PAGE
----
RISK MANAGEMENT | 23 November 2023

Black Friday: Retail’s
Untold FX Story


Shahied Lodewyk

Trader, FX Sales Absa


Behind the Black Friday deals and festive season sales there’s an untold story of how retailers need to mitigate their foreign exchange risk.

During retail’s silly season, when Black Friday extends into Black November and the end-of-year sales, few consumers give much thought to the foreign exchange (forex, or FX) risks and the mitigation of those risks happening behind the scenes. However, for Shahied Lodewyk, FX Sales Trader at Absa, and the Absa FX team that’s top of mind. “FX is a key consideration for our retailer clients when planning for this time of year,” he says.

Pause for a moment, and it’s easy to see why. Retailers will import goods today and sell them later – and in between, there might be wild fluctuations in the currency exchange rate. Suddenly, they might find themselves having bought the stock at, say, R18 to the US dollar, but when it’s shipped or sold the rand may be at R20 to the dollar.

Retailers’ FX dilemma

“Each company is unique in how they approach FX risk management,” says Lodewyk. “Some retailers will cover line item by line item, taking out cover on this basis; while others may cover their FX exposure in bulk. Either way, the exposure is the same. There is a foreign exposure that needs to be managed before the goods are shipped.”

As a start, in order to mitigate FX risk, retailers need to have a clearly defined hedging policy in place. “The policy will dictate the products that may be used when hedging exposures and often stipulates the minimum and maximum exposure that may be in place at any given point in time. These parameters are approved by the Board of Directors and generally talk to the company’s risk appetite.”

The hedging theory may seem simple, but in practice it’s complicated given the rand’s volatility. In mid-2023, for example, the currency bounced from R19.78 to the dollar in May, dropped to R18.23 in June, spiked up to R19.10 in July and then subsequently fell to R17.27 later that month.

“Given the intense competition, retailers are continuously looking for ways to keep their cost of goods contained,” says Lodewyk. “Actively managing FX risk is a tried and tested way in which retailers can minimise the need to pass on additional costs to consumers.”

Managing FX risk

Absa offers a wide range of FX risk management tools. “In order to achieve the best results, we advocate a balanced portfolio approach,” says Lodewyk. “Given the potential fluctuations between when an order is placed and when payment is due, a blend of FX products generally performs better than a single product type.

“The first product is a Spot transaction. These should be used closer to payment date to top up cover where necessary. Beyond spot transactions which are settled two days after the transaction date, retailers enter into various hedging products. The first such product is a forward exchange contract (FEC). An FEC provides certainty regarding the exchange rate payable on an agreed future date. This the rate will be used to calculate the costings that will be passed on to the consumer.”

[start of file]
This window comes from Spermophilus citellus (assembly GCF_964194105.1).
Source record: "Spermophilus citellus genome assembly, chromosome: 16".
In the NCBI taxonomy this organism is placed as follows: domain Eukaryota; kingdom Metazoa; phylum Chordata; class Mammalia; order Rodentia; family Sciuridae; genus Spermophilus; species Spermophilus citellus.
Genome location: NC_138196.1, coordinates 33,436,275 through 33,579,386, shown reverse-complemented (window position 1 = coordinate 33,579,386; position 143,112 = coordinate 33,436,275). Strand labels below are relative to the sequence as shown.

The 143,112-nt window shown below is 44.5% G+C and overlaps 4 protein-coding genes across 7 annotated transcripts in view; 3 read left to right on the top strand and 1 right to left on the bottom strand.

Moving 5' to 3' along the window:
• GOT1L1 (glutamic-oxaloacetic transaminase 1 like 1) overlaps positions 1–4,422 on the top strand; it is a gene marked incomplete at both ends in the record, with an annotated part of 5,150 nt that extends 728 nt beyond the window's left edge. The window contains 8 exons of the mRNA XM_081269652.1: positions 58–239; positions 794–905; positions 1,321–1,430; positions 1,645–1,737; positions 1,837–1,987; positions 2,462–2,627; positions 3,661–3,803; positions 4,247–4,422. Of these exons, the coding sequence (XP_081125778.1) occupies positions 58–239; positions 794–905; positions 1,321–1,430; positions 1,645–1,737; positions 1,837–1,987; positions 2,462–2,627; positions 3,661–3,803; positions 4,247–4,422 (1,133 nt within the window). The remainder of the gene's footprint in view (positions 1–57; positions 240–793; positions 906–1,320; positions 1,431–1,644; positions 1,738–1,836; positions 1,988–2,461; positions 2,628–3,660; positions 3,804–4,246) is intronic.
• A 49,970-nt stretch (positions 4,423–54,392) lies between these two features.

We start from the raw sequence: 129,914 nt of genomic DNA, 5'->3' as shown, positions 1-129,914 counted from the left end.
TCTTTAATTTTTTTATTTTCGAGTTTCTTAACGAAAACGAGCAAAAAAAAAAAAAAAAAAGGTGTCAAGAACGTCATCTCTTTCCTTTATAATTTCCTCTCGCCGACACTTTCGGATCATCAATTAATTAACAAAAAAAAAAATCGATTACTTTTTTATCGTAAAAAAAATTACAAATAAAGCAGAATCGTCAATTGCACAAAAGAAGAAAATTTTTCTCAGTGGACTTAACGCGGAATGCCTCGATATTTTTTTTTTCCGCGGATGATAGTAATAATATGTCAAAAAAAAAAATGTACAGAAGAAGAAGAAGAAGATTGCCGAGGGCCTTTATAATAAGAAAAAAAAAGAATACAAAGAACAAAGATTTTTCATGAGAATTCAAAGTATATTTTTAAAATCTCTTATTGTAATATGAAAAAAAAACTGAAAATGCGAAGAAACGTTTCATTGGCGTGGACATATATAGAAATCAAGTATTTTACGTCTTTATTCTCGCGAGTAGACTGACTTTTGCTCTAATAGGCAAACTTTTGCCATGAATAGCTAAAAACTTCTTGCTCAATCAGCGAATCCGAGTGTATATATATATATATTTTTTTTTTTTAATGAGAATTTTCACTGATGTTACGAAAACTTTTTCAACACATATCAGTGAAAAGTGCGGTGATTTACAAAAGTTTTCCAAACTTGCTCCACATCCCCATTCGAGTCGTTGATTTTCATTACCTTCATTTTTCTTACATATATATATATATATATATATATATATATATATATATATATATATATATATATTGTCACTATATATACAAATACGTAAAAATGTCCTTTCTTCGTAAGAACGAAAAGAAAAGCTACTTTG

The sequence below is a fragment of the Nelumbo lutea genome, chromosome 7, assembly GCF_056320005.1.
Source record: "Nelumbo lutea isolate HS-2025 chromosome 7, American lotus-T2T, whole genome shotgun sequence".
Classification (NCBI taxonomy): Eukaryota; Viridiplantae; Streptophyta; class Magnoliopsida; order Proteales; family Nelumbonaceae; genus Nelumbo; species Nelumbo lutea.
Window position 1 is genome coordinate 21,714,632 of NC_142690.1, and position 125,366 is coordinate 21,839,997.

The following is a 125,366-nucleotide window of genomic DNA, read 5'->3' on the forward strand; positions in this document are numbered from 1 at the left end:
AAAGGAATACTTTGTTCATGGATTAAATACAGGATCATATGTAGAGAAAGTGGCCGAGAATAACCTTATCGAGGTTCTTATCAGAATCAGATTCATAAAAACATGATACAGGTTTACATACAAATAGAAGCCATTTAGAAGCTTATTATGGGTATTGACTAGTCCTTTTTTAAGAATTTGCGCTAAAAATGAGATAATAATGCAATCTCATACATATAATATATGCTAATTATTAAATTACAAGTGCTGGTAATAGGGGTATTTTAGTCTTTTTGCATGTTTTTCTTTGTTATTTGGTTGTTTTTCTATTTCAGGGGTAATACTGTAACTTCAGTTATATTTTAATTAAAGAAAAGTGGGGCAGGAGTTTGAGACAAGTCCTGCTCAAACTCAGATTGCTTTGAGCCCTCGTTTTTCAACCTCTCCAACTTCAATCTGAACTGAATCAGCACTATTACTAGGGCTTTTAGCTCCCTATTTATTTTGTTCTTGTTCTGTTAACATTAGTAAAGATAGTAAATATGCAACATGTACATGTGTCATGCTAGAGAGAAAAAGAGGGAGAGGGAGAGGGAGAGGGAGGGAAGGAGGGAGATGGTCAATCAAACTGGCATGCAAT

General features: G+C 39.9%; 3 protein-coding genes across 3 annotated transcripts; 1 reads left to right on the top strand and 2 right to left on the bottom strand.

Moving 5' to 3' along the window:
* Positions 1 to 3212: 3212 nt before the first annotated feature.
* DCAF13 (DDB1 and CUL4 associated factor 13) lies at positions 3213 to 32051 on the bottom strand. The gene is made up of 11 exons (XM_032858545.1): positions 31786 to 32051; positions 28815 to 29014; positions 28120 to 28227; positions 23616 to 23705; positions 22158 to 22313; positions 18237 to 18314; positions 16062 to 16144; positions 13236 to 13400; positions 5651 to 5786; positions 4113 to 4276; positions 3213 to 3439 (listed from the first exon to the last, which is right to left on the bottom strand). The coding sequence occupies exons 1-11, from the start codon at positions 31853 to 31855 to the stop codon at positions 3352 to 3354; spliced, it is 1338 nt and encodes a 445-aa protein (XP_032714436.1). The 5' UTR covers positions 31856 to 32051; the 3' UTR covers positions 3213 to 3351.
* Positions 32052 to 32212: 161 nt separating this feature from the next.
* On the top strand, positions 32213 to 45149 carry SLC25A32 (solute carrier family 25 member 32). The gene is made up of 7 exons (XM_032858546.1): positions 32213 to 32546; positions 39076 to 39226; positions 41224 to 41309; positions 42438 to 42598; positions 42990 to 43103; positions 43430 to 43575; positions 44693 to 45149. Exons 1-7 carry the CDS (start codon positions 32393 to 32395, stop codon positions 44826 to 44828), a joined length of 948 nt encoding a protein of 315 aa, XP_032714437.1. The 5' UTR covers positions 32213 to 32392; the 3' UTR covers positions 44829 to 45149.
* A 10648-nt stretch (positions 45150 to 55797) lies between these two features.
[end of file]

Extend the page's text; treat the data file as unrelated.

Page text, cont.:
However, Lodewyk does not recommend using FECs as the only hedging tool. “Anything is possible in the volatile FX market,” he says. “We propose considering the law of averages. As an example, a client who needs to purchase $1 million within the next 12 months could potentially hedge 20% immediately. The exchange rate can then be monitored for favourable moves and additional cover executed at certain acceptable levels. This is referred to as actively managing FX risk.’”

A portfolio approach may also include options or derivatives that give the client the right (but not the obligation) to buy or sell FX on a specific date at a specific price. “FX options are attractive in that these products can offer protection and allow retailers to participate in favourable movements in the rand,” he says.

Safety in FX hedging

To further assist clients with FX risk management, Absa provides a free treasury management system which enables effective administration, policy compliance and hedging & strategy functionality.

“Managing FX risk is unpredictable,” says Lodewyk. “As much as one can attempt to predict where the currency may be heading, unexpected external factors – be it a pandemic or a war in Europe – could impact the currency. The crucial aspect to remember, though, is that FX risk management focuses on risk mitigation, and not on profit from currency movement.

“Retailers’ core focus lies in selling goods,” he concludes. “They are not – or should not – aim to profit on FX transactions. A corporate treasurer who effectively executes the company’s hedging policy can be reassured that everything possible has been accomplished to reduce FX risk.”

Shahied Lodewyk

Trader, FX Sales Absa

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